If you want to set up a company in Thailand, you must first reserve the name of your enterprise with the Department of Business Development (DBD). The names must end with ‘limited’ and cannot be identical to or similar to other registered companies. Also, certain terms are prohibited, such as the word investment or capital.

The next step is to draft a Memorandum of Association, which includes the company’s business objectives, capital, number of shares, and the names of promoters. You must have at least three promoters for a private limited company and fifteen for a public limited company.

After drafting the document, you must deposit the necessary minimum share capital and pay stamp duty. You will also need to open a bank account for your company and obtain any other sector-specific licenses required by the government.

Thai Limited Company

A limited company is the most popular business structure for foreign investors in Thailand. It is a legal entity that has its own rights and obligations separate from its shareholders, which makes it easy to manage. It also allows for a wide range of ownership options and is more flexible with respect to working permit requirements. In addition, it offers the protection of limited liability to its shareholders, which means that any agreements or commitments made by the company do not bind the shareholders personally.

When setting up a Thai limited company, there are several steps that must be followed. The initial promoters must file a memorandum of association, convene a statutory meeting and register the company. The company must also open a bank account and apply for its tax ID card.

Thai Representative Office

A representative office is a commonly chosen option for foreign companies seeking a non-trading legal entity. This form allows complete ownership by the foreign company and functions as a unified legal entity that serves as an extension of the headquarters. While it cannot generate income within Thailand, it can provide reports on business trends in the country to the head office.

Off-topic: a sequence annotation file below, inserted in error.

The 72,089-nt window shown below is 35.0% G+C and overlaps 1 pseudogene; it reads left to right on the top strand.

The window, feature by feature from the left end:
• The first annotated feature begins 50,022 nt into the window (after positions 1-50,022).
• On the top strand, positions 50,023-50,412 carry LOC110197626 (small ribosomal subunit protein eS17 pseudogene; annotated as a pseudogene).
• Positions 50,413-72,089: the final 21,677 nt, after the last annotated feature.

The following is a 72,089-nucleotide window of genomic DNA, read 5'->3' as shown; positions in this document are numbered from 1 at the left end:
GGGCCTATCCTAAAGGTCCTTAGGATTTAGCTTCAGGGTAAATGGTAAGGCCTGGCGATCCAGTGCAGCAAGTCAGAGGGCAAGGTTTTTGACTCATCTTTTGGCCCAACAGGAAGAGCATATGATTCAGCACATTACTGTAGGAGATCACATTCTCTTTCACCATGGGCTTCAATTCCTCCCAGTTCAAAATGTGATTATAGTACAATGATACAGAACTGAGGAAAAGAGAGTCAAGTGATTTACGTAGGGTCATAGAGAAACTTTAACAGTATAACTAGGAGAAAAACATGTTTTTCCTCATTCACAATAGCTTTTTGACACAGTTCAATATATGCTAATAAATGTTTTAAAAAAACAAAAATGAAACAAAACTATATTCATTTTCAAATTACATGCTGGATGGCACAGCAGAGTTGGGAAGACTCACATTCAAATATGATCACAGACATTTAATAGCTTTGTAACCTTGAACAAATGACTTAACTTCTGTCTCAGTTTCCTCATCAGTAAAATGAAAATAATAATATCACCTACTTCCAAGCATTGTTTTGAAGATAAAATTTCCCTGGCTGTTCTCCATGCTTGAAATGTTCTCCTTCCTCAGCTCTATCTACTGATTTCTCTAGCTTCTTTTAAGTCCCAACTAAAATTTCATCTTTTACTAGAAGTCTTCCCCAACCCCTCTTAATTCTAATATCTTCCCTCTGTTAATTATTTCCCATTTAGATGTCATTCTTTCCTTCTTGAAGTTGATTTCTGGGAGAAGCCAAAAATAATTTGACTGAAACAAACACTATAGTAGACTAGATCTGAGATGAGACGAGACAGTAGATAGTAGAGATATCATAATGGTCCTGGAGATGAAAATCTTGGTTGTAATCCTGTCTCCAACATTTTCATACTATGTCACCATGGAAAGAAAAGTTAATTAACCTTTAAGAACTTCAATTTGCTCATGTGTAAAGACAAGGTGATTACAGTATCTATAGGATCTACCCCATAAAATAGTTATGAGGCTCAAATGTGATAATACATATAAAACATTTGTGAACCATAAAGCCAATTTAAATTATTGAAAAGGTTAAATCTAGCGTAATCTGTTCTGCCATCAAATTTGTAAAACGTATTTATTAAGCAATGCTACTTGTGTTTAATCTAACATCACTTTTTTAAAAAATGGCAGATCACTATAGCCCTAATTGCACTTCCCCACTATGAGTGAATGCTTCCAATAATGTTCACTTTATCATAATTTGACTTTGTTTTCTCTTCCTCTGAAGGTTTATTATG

A law firm can provide assistance in preparing the necessary documents required for establishing a representative office in Thailand. These documents include a notarized copy of the representative’s passport and proof of non-immigrant status. It is essential for these documents to be notarized and certified by the relevant Thai embassy or consulate before being submitted to the commercial register.

Typically, a representative office is exempt from taxes, but it must allocate a minimum of Baht 3 million as operating expenditure within the country. This capital injection needs to be completed during the initial year of operation.

Thai Partnership

If you’re planning to set up a business in Thailand, it’s important to understand the different types of structures available. Choosing the right structure depends on the size and nature of your business, and it also has implications for taxes. Depending on your objectives, you may want to consider a partnership or a limited company.

Ordinary partnerships are a form of association where all partners are jointly and unlimitedly accountable for the partnership’s obligations. They can be unregistered or registered. Registered ordinary partnerships are treated as juristic entities for tax purposes.

Foreign investors can also establish a representative office or branch office in Thailand. These non-trading companies cannot earn revenue, but they can conduct market research and promote products. They can also collaborate with local companies to gain access to resources and expertise.

US-Thai Treaty of Amity

The US-Thai Treaty of Amity allows Americans to form a business in Thailand. However, the company must be a limited company with a minimum of 2 million baht in capital to receive protection under the treaty. This is a substantial amount, especially since violations of Thai business regulations are punishable by criminal penalties.

The US-Thai Treaty of amity provides a range of benefits for American investors, including the ability to maintain majority ownership of the company. It also grants national treatment, which means that US companies are exempt from the restrictions of the Foreign Business Act. To apply for the treaty, the business must submit a notarized copy of each owner’s passport or birth certificate and provide documents that establish that the company meets the requirements of the treaty.

If you are considering company registration in Thailand, we encourage you to reach out to us. Our team is well-equipped and experienced in assisting foreign companies with their registration needs. We can provide comprehensive guidance and support throughout the process, ensuring a smooth and efficient establishment of your business. Don’t hesitate to contact us for personalized assistance tailored to your specific requirements. Let us be your trusted partner in navigating the complexities of company registration in Thailand. We look forward to hearing from you and helping you achieve your business goals in this vibrant market.